Correspondence: Jamil Nasser’s Memorial

There was a memorial service Sunday night in New York for the bassist Jamil Nasser, who died last month. Among those in attendance was pianist, composer and writer Jill McManus, who sent Rifftides a report.

There was a sizeable crowd at Saint Peter’s Church in Manhattan on the evening of March 21st to honor and remember bassist Jamil Nasser, who died on February 13th. His strong, resounding bass playing was held in high regard. Nasser cut a wide swath through jazz from the 50s through the 70s, not only playing with top musicians, but also reaching out to produce and foster jazz. He later taught at the State University of New York at Stony Brook and was on the board of the Jazz Foundation and music director of Cobi Narita’s Jazz Center of New York, which organized the event. Nasser’s wife of 30 years, Barbara (Baano) Nasser was present, as were some of his five children and many family members.
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I remember Jamil from my early days of playing. A slim man with an impish smile, he had a big, generous sound and an immediate way of connecting with people. He was supportive, always ready to play, a good-hearted person one could talk to. I was always glad to see him. The number of musicians there last night testifies to the respect he had earned. It was a moving night -colleagues from the core of jazz history keeping alive, in a radically different time, the memory, the thread of tradition, and love.
Nasser quartet LP.jpgJamil (born George Joyner, in 1932 in Memphis) was mentored by Lester Young and Phineas Newborn, played with Newborn’s trio, recorded with Red Garland, John Coltrane and Al Haig, led his own quartet through Europe in the late 50s, played in the Ahmad Jamal Trio from 1964 to 1972, and worked with such other great players as pianist Randy Weston and saxophonist George Coleman, who both performed at the tribute.
Nasser’s old friend from Memphis, Harold Mabern, led off, with Jamil’s son Muneer on trumpet and Lisle Atkinson on bass. With his crisp and highly rhythmic piano, Harold was dazzling. Pianist Frank Owens’s authoritative stride and swing included a spot with drummer Frank Gant, a member of the outstanding Jamal trio, now somewhat handicapped, playing “Amazing Grace” on a tiny set of bells. Saxophonist Jimmy Heath, with pianist Barry Harris, Atkinson and drummer Carl Allen did a mellow “There Will Never Be Another You.” Jamaican pianist Monty Alexander’s island tinge blossomed on a haunting bossa written by Nasser, “Tropical Breeze.” His next offering, “No Woman No Cry,” was deep and solacing. Pianist Randy Weston was, for me, the high point of the evening, playing his personal blend of jazz harmonies and deep-rooted tribal sounds and rhythms, with the amazing “low-down” bassist Alex Blake, who strummed and seared, and trombonist Benny Powell, who added thoughtful melodic lines.
Bassist and deep-voiced singer Carlene Ray’s extraordinary vocal rendition of “Everything Must Change” sent pure tones to the rafters and brought a chill. Pianist Norman Simmons’s provocative “If I Should Lose You,” assisted by Lisle Atkinson, preceded alto saxophonist Lou Donaldson’s soulful version of “Body and Soul,” with pianist Richard Wyands, bassist Michael Max Fleming and drummer Jackie Williams. (During Donaldson’s performance, we noticed through the church window above, a homeless man flapping the sections of his cardboard box as he settled his body on the ledge for the night–and we felt blessed.) Tenor saxophonist George Coleman, also originally from Memphis, brought reminders of his many gigs over the years with Jamil. He played “I’ll Be Seeing You,” sometimes intertwining ideas with tenorman Ned Otter. Coleman’s son, George, Jr., accompanied them on drums, with Mike LeDonne on piano and Lisle Atkinson on bass. Frank Wess did a gorgeous flute version of “The Summer Knows” with Fleming and drummer Ray Mosca, and then took a medium romp on “I Remember You.” Bert Eckoff played a brief flowing piano solo and a duo with Atkinson. Jimmy Owens followed with a solo trumpet blues. Then, Monty Alexander led a brief jam that included drummer Wade Barnes and flutist Dottie Taylor.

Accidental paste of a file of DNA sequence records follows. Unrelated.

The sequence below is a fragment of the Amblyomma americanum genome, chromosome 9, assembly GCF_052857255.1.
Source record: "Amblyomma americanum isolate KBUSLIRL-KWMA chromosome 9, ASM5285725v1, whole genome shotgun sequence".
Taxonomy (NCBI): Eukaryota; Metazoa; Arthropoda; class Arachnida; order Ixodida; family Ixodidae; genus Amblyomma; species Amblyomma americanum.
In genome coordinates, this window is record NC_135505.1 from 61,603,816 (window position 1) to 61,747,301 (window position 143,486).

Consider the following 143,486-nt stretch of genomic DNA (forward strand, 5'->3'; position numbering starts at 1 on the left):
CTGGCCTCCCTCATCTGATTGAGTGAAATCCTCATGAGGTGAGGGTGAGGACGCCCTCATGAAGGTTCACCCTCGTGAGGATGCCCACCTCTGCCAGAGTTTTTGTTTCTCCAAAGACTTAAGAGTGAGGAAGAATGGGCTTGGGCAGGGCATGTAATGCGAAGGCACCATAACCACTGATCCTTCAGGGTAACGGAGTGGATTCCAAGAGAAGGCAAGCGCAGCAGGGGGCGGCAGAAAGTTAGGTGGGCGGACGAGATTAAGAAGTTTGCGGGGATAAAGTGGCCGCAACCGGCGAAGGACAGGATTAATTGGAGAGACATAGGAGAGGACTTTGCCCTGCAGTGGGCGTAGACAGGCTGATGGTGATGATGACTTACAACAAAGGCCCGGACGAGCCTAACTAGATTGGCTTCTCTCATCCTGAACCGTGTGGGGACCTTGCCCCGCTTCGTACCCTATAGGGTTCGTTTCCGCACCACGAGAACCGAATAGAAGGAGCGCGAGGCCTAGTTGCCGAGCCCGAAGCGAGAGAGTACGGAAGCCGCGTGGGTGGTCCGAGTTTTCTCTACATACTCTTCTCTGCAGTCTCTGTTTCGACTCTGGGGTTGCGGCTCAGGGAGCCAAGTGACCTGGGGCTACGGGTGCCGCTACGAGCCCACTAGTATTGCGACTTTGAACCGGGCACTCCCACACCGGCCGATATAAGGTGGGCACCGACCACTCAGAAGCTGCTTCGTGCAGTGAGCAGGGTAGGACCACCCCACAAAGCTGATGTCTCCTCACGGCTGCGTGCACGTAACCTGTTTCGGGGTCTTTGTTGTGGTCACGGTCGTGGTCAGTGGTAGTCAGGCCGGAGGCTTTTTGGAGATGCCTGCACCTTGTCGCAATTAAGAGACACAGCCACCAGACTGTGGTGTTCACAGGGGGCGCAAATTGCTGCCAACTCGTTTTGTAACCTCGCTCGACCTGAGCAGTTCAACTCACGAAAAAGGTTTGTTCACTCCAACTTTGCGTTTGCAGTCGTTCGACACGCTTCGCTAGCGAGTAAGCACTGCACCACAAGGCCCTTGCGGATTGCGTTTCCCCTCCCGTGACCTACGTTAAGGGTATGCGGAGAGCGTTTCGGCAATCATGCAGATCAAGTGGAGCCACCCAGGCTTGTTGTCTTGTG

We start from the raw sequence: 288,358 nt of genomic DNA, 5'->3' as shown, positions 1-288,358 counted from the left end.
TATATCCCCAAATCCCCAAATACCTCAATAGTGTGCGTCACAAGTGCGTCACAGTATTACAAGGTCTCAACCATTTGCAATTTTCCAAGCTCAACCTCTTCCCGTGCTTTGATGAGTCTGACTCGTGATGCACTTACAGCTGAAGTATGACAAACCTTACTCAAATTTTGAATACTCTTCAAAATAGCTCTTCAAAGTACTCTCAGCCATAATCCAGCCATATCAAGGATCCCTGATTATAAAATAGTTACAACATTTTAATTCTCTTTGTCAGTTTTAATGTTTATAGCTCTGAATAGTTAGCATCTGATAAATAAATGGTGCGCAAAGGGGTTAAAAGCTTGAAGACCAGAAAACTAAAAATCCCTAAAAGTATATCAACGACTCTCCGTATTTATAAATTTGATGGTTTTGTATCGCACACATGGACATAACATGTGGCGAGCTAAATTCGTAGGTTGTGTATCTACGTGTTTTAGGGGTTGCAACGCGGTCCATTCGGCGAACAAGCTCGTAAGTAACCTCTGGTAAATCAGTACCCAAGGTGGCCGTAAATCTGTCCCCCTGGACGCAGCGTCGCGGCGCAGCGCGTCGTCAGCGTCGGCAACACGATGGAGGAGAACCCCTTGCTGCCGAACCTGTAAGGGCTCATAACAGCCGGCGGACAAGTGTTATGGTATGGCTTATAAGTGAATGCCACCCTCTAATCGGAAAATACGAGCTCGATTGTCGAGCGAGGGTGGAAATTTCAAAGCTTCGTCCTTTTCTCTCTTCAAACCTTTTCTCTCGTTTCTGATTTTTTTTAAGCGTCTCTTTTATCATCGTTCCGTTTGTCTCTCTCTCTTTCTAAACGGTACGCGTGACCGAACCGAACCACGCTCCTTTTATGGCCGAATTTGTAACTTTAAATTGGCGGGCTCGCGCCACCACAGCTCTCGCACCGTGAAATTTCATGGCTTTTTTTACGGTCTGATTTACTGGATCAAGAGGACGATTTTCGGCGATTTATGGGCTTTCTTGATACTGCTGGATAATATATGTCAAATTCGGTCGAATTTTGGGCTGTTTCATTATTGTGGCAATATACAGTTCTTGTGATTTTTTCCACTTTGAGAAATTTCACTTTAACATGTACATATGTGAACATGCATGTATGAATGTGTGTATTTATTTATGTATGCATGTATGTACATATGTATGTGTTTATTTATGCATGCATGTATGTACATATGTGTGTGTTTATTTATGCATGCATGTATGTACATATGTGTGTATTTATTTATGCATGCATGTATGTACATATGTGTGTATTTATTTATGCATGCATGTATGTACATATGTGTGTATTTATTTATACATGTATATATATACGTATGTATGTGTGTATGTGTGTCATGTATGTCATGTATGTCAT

Jamil’s son Muneer Nasser has compiled a book of Jamil’s interviews and life experiences called “Stories of Jazz as told by Jamil Nasser,” due out in the fall. The first 100 copies include a CD with rare interview clips. It is available at Amlayna Productions.
–Jill McManus

Ms. McManus’s Symbols of Hopi (Concord, 1984) features herMcManus at Boesendoerfer.jpg compositions, arrangements and piano, saxophonist David Liebman, trumpeter Tom Harrell, bassist Marc Johnson, drummer Billy Hart and American Indian percussionists. It is one of the important recordings of the 1980s still not reissued on CD. Copies of the vinyl LP occasionally show up on e-Bay and other auction sites. This one, for example.

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Comments

  1. says

    Just wanted to add that Jamil was Al Haig’s longtime accompanist and steadfast friend. I knew him from the late 1970s when I often saw him working with Al at Gregory’s on the East Side of NYC. I talked to him occasionally over the last 25 years or so, and he was a good guy, full of lots of little tidbits of fascinating insider gossip (I hope the new book has some things about his time with Blakey; crazy stuff). As I recall, it was Jamil who called me when Haig died; he was a good friend to Joanne Haig as well, and helped her through that very difficult time.